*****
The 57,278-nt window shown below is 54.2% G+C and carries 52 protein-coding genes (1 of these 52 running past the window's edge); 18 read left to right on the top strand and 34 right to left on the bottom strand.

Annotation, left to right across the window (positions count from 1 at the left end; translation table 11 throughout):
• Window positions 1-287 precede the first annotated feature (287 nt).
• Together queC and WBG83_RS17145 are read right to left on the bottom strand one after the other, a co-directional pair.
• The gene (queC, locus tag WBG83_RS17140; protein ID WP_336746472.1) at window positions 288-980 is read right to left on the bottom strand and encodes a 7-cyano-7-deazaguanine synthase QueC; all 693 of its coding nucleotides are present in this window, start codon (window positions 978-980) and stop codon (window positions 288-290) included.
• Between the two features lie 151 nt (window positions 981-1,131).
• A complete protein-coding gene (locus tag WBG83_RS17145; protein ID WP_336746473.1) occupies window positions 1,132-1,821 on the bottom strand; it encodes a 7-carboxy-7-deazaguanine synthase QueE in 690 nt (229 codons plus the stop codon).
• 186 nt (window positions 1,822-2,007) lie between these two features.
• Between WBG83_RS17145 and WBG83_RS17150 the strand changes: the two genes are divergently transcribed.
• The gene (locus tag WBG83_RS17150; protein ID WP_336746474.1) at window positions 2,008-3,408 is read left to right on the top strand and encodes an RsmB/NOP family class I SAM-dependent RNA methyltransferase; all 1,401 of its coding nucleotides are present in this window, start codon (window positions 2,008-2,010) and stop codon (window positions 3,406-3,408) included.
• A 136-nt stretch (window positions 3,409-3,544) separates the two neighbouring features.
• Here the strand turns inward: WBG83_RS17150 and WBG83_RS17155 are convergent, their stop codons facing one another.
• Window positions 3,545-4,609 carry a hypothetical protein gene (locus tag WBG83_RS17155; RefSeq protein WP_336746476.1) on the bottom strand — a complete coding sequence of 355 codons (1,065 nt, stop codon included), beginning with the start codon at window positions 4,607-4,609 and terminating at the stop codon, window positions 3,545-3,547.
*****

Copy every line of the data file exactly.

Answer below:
The 57,278-nt window shown below is 54.2% G+C and carries 52 protein-coding genes (1 of these 52 running past the window's edge); 18 read left to right on the top strand and 34 right to left on the bottom strand.

Annotation, left to right across the window (positions count from 1 at the left end; translation table 11 throughout):
• Window positions 1-287 precede the first annotated feature (287 nt).
• Together queC and WBG83_RS17145 are read right to left on the bottom strand one after the other, a co-directional pair.
• The gene (queC, locus tag WBG83_RS17140; protein ID WP_336746472.1) at window positions 288-980 is read right to left on the bottom strand and encodes a 7-cyano-7-deazaguanine synthase QueC; all 693 of its coding nucleotides are present in this window, start codon (window positions 978-980) and stop codon (window positions 288-290) included.
• Between the two features lie 151 nt (window positions 981-1,131).
• A complete protein-coding gene (locus tag WBG83_RS17145; protein ID WP_336746473.1) occupies window positions 1,132-1,821 on the bottom strand; it encodes a 7-carboxy-7-deazaguanine synthase QueE in 690 nt (229 codons plus the stop codon).
• 186 nt (window positions 1,822-2,007) lie between these two features.
• Between WBG83_RS17145 and WBG83_RS17150 the strand changes: the two genes are divergently transcribed.
• The gene (locus tag WBG83_RS17150; protein ID WP_336746474.1) at window positions 2,008-3,408 is read left to right on the top strand and encodes an RsmB/NOP family class I SAM-dependent RNA methyltransferase; all 1,401 of its coding nucleotides are present in this window, start codon (window positions 2,008-2,010) and stop codon (window positions 3,406-3,408) included.
• A 136-nt stretch (window positions 3,409-3,544) separates the two neighbouring features.
• Here the strand turns inward: WBG83_RS17150 and WBG83_RS17155 are convergent, their stop codons facing one another.
• Window positions 3,545-4,609 carry a hypothetical protein gene (locus tag WBG83_RS17155; RefSeq protein WP_336746476.1) on the bottom strand — a complete coding sequence of 355 codons (1,065 nt, stop codon included), beginning with the start codon at window positions 4,607-4,609 and terminating at the stop codon, window positions 3,545-3,547.